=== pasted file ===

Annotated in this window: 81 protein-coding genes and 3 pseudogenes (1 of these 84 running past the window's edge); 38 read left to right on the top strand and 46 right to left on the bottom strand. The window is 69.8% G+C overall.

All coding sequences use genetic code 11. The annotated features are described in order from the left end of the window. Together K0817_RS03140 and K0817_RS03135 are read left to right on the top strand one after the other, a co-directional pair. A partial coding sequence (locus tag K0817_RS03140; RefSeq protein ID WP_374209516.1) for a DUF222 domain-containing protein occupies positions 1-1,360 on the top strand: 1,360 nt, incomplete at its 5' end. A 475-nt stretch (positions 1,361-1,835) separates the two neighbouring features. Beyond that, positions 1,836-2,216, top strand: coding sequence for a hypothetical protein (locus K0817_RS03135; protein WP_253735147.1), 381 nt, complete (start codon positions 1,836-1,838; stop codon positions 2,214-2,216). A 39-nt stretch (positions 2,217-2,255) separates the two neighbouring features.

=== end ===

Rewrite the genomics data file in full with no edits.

Annotated in this window: 81 protein-coding genes and 3 pseudogenes (1 of these 84 running past the window's edge); 38 read left to right on the top strand and 46 right to left on the bottom strand. The window is 69.8% G+C overall.

All coding sequences use genetic code 11. The annotated features are described in order from the left end of the window. Together K0817_RS03140 and K0817_RS03135 are read left to right on the top strand one after the other, a co-directional pair. A partial coding sequence (locus tag K0817_RS03140; RefSeq protein ID WP_374209516.1) for a DUF222 domain-containing protein occupies positions 1-1,360 on the top strand: 1,360 nt, incomplete at its 5' end. A 475-nt stretch (positions 1,361-1,835) separates the two neighbouring features. Beyond that, positions 1,836-2,216, top strand: coding sequence for a hypothetical protein (locus K0817_RS03135; protein WP_253735147.1), 381 nt, complete (start codon positions 1,836-1,838; stop codon positions 2,214-2,216). A 39-nt stretch (positions 2,217-2,255) separates the two neighbouring features.